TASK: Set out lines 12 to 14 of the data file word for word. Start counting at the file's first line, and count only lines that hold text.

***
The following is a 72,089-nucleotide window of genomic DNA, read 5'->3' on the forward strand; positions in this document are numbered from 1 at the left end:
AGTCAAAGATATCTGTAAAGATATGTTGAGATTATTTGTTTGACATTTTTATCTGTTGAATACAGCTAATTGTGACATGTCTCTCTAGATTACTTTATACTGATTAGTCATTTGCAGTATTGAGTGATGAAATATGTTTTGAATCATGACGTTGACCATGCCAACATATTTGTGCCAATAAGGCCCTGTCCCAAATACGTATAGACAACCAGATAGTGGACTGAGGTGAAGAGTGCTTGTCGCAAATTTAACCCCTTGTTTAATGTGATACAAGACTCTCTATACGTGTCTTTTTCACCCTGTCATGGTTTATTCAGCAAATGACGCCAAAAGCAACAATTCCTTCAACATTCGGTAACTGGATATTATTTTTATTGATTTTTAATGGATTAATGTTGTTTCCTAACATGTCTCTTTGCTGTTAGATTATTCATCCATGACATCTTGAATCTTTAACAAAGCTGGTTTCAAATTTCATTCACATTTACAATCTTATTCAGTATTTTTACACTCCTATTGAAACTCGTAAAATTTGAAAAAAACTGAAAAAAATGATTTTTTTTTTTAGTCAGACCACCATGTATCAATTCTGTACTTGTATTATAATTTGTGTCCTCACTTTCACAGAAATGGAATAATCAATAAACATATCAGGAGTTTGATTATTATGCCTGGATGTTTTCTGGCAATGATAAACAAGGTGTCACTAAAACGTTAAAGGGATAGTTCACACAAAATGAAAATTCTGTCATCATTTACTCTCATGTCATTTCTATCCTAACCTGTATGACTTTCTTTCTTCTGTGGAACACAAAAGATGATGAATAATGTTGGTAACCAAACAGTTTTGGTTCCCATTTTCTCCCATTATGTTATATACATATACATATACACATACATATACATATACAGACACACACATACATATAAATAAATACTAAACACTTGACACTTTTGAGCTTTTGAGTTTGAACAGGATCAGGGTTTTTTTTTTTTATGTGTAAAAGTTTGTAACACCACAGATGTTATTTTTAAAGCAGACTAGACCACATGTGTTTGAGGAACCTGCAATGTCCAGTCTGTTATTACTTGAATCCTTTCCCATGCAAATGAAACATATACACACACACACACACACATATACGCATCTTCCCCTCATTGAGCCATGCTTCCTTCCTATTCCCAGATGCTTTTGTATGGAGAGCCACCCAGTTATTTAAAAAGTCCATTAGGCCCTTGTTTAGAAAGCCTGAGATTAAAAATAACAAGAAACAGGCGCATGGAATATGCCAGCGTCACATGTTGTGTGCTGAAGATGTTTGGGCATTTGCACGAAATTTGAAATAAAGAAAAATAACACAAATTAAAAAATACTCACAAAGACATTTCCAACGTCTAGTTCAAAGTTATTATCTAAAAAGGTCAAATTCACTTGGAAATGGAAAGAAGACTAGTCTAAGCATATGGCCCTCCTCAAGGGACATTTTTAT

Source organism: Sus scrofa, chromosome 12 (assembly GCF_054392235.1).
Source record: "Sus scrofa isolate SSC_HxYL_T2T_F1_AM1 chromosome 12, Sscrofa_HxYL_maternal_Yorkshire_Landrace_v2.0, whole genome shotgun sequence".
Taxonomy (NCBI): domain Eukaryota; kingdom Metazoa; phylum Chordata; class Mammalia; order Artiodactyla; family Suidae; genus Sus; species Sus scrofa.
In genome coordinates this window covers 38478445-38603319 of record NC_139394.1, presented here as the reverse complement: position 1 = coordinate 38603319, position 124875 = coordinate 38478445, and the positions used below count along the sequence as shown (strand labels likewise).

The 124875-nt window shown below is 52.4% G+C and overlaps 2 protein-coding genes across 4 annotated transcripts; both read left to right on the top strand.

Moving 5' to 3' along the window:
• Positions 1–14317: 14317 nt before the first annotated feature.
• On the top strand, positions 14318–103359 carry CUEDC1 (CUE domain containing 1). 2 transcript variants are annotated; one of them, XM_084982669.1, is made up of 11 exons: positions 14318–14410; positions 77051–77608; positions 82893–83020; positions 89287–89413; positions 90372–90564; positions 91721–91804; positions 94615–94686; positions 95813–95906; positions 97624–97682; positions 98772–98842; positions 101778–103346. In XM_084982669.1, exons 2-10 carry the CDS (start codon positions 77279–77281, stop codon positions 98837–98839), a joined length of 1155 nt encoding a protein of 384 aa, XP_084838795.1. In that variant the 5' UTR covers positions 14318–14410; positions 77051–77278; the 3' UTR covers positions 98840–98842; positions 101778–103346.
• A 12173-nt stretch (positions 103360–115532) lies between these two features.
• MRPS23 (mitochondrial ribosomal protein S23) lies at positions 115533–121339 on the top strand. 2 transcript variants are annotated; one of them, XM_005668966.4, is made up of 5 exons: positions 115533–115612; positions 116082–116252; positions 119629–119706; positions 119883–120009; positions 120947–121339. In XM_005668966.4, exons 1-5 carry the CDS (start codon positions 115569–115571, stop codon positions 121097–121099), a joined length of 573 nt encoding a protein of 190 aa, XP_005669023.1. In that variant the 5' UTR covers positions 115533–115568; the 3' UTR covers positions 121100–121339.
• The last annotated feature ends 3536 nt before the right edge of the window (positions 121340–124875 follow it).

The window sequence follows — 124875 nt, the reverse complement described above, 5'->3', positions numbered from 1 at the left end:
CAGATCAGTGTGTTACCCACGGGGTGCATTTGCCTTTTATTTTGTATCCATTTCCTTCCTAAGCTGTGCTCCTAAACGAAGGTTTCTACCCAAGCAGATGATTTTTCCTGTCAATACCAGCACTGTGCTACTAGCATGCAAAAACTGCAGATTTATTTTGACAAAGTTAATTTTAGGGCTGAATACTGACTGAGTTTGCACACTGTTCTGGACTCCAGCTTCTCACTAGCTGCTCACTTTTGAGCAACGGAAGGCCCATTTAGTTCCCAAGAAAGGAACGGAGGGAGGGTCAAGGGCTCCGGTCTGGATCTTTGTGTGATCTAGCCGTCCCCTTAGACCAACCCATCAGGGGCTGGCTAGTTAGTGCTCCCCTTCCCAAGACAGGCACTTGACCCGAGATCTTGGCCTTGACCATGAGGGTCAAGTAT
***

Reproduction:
• MRPS23 (mitochondrial ribosomal protein S23) lies at positions 115533–121339 on the top strand. 2 transcript variants are annotated; one of them, XM_005668966.4, is made up of 5 exons: positions 115533–115612; positions 116082–116252; positions 119629–119706; positions 119883–120009; positions 120947–121339. In XM_005668966.4, exons 1-5 carry the CDS (start codon positions 115569–115571, stop codon positions 121097–121099), a joined length of 573 nt encoding a protein of 190 aa, XP_005669023.1. In that variant the 5' UTR covers positions 115533–115568; the 3' UTR covers positions 121100–121339.
• The last annotated feature ends 3536 nt before the right edge of the window (positions 121340–124875 follow it).

The window sequence follows — 124875 nt, the reverse complement described above, 5'->3', positions numbered from 1 at the left end: